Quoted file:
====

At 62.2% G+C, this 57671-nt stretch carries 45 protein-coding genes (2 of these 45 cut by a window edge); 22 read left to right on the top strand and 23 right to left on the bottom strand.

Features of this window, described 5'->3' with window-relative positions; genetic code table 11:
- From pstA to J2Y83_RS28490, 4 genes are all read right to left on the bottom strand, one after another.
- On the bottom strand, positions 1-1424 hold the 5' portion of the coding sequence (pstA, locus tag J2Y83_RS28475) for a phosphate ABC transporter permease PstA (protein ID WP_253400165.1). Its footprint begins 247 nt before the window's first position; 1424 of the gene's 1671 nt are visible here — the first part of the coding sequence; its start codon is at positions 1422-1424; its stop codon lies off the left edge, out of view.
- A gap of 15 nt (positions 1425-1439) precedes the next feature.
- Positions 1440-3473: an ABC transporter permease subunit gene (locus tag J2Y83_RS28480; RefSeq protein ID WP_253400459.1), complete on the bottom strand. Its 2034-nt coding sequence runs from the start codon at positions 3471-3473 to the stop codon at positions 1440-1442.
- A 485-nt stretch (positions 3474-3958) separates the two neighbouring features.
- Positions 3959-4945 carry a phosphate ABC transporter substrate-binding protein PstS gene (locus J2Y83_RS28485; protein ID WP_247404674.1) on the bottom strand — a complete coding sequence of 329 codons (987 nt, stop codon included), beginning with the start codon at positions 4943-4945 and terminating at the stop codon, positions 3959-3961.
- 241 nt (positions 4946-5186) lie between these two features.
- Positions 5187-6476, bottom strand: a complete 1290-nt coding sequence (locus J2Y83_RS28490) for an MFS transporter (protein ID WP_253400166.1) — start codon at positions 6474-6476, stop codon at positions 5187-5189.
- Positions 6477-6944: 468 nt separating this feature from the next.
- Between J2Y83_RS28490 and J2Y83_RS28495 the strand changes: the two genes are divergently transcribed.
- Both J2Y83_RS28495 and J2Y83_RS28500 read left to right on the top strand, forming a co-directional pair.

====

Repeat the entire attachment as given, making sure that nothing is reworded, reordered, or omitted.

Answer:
At 62.2% G+C, this 57671-nt stretch carries 45 protein-coding genes (2 of these 45 cut by a window edge); 22 read left to right on the top strand and 23 right to left on the bottom strand.

Features of this window, described 5'->3' with window-relative positions; genetic code table 11:
- From pstA to J2Y83_RS28490, 4 genes are all read right to left on the bottom strand, one after another.
- On the bottom strand, positions 1-1424 hold the 5' portion of the coding sequence (pstA, locus tag J2Y83_RS28475) for a phosphate ABC transporter permease PstA (protein ID WP_253400165.1). Its footprint begins 247 nt before the window's first position; 1424 of the gene's 1671 nt are visible here — the first part of the coding sequence; its start codon is at positions 1422-1424; its stop codon lies off the left edge, out of view.
- A gap of 15 nt (positions 1425-1439) precedes the next feature.
- Positions 1440-3473: an ABC transporter permease subunit gene (locus tag J2Y83_RS28480; RefSeq protein ID WP_253400459.1), complete on the bottom strand. Its 2034-nt coding sequence runs from the start codon at positions 3471-3473 to the stop codon at positions 1440-1442.
- A 485-nt stretch (positions 3474-3958) separates the two neighbouring features.
- Positions 3959-4945 carry a phosphate ABC transporter substrate-binding protein PstS gene (locus J2Y83_RS28485; protein ID WP_247404674.1) on the bottom strand — a complete coding sequence of 329 codons (987 nt, stop codon included), beginning with the start codon at positions 4943-4945 and terminating at the stop codon, positions 3959-3961.
- 241 nt (positions 4946-5186) lie between these two features.
- Positions 5187-6476, bottom strand: a complete 1290-nt coding sequence (locus J2Y83_RS28490) for an MFS transporter (protein ID WP_253400166.1) — start codon at positions 6474-6476, stop codon at positions 5187-5189.
- Positions 6477-6944: 468 nt separating this feature from the next.
- Between J2Y83_RS28490 and J2Y83_RS28495 the strand changes: the two genes are divergently transcribed.
- Both J2Y83_RS28495 and J2Y83_RS28500 read left to right on the top strand, forming a co-directional pair.